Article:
JA: I am Josie Arthur, but my goal is to make JOBIE like… I feel like if it's something separate from myself, then I can, like, actually put stuff into it instead of, like, me consuming everything. I'm almost providing a vehicle for my art and making it something outside of myself.
But also, I think it's kind of fun because I feel like it's always ever-changing. I feel like JOBIE is kind of like a character. But also, me. But in my life… I've always kind of felt like a character in a story. And I think JOBIE is kind of a representation that it's like me, but it's also not.
WE KIND OF COVERED OFF ON LIKE SOME OLDER ARTISTS THAT INFLUENCED YOU EARLIER. WHAT KIND OF MODERN ARTISTS DO YOU TURN TO A LOT FOR INSPIRATION?
JA: I'm not so sure. I think it changes all the time, because I feel like I absorb a lot of stuff through osmosis. I could say I really think that I started to be influenced to actually pursue this as a career when I listened to Phoebe Bridgers’ album Stranger in the Alps.
What she was doing, the type of music she was making and the way that she was singing and the lyrics and the subject matter that she sang about… It felt, I guess, really applicable to me and my life. And I think in my life I'd been apprehensive to do music. It was always something I liked and I was always writing songs and my parents were musical. But I think one of the reasons I maybe felt apprehensive to pursue it fully was that I didn't feel like my voice was strong enough. I felt like I had a good voice for theater, but I didn't think that my voice would be widely appealing to a big audience or anything like that.
But hearing Phoebe Bridgers’ voice — I mean, she has a great voice… but what she does, though, is kind of more raw and more stripped back. And I was like, ‘Oh, I love this. I think this sounds freaking amazing.’ And like, if she can do this… like if her voice is like this… I mean, my voice is kind of like that… Maybe it would be worthwhile for me to do this if people actually liked this music.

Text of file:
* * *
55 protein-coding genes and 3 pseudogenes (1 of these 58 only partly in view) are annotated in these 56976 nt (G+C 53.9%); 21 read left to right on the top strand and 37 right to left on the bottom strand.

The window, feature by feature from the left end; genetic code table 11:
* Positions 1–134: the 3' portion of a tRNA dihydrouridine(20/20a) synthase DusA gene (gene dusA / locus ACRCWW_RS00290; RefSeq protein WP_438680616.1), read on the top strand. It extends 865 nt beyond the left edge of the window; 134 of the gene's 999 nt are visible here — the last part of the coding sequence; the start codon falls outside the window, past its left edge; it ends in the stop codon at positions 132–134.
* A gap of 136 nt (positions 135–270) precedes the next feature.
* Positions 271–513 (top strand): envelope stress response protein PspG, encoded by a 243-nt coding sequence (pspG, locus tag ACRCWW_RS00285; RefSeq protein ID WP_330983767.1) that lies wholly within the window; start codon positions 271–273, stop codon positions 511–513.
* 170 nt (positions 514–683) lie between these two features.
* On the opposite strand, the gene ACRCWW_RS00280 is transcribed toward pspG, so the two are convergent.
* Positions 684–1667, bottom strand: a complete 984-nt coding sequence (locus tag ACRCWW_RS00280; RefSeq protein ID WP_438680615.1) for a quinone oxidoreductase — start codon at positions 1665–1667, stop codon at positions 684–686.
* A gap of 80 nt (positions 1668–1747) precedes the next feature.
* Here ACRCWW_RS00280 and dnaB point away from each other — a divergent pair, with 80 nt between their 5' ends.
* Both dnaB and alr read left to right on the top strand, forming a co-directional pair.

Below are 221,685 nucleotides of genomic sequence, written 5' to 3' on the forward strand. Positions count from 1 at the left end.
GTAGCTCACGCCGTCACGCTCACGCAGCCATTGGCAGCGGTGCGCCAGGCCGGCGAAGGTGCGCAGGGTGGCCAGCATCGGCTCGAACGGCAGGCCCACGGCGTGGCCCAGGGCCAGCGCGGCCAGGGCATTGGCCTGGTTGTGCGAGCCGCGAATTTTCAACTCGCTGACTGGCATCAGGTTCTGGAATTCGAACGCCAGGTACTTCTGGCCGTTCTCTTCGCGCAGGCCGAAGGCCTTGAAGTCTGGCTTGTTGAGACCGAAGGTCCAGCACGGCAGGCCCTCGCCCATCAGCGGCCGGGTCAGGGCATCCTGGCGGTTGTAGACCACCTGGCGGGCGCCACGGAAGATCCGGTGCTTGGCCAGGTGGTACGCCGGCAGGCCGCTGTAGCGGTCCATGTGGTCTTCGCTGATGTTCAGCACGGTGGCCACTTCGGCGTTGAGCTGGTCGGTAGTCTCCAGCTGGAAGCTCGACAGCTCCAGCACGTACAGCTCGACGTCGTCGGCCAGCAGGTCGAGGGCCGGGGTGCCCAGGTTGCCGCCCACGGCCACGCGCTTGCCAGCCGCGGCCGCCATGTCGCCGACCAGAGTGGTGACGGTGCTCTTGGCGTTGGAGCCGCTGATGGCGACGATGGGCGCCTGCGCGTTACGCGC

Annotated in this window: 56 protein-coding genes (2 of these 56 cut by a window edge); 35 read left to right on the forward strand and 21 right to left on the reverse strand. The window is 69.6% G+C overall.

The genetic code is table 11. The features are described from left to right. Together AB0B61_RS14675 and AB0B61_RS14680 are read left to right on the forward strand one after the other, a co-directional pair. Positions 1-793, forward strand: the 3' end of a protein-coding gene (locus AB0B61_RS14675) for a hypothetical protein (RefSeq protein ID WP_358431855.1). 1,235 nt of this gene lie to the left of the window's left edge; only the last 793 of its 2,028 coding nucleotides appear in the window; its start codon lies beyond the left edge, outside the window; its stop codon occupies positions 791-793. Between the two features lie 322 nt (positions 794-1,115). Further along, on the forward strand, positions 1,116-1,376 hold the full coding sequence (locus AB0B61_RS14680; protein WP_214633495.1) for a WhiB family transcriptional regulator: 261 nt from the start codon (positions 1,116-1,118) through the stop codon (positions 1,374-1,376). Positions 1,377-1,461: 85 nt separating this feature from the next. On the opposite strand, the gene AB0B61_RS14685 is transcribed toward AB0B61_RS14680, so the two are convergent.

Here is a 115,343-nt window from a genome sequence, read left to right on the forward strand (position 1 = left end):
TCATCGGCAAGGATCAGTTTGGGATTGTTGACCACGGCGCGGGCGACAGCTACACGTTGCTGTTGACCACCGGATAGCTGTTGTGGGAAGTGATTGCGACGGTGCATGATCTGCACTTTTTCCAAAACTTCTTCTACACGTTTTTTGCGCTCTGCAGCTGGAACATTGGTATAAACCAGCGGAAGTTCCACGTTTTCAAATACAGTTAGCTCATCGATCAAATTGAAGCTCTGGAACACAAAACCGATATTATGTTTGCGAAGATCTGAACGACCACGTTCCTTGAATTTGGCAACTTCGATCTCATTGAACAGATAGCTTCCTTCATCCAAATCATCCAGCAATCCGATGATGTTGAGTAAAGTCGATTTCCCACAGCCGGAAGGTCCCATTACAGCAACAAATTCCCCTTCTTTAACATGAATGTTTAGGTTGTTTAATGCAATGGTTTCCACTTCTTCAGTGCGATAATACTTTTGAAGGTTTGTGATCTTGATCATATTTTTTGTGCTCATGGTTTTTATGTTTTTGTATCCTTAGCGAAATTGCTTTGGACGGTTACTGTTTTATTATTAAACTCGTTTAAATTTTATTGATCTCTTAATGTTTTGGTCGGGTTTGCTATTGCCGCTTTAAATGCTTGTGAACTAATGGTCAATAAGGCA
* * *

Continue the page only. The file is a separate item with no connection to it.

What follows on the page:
I didn't realize people liked music like that. And then I started getting into like a lot of female artists over quarantine. Like I was really inspired by Alanis Morissette. I would say her album, Jagged Little Pill. I listened to that a lot. Just kind of the angst and the honesty that came through in that album. I was really inspired by that. For my song “Scorpio,” I was kind of going into writing it, I think I'd been listening to a lot of Mitski, and I was like, ‘I kind of want to make this sound like a Mitski song.’
I don't know if this is true, but I think some of my rhymes or lyrical flow or like my rhyme structures — maybe not in the music that I have out now — [but] I think that it could also be subconsciously influenced by Kanye. Because I listen to Kanye a lot. I think that he's totally an asshole. But, like, he has good music. Which really sucks. I don't like when that happens.
But as of recently, an artist that I am really inspired by… just like the subject matter of the album that she just put out, but also the mood and feeling and the story that's being told… Ethel Cain. Do you know who that is?
YES, I LOVE ETHEL CAIN!
Oh my god, that album — Preacher's Daughter — is so good. So that's my current inspiration, honestly. I'm really inspired by that.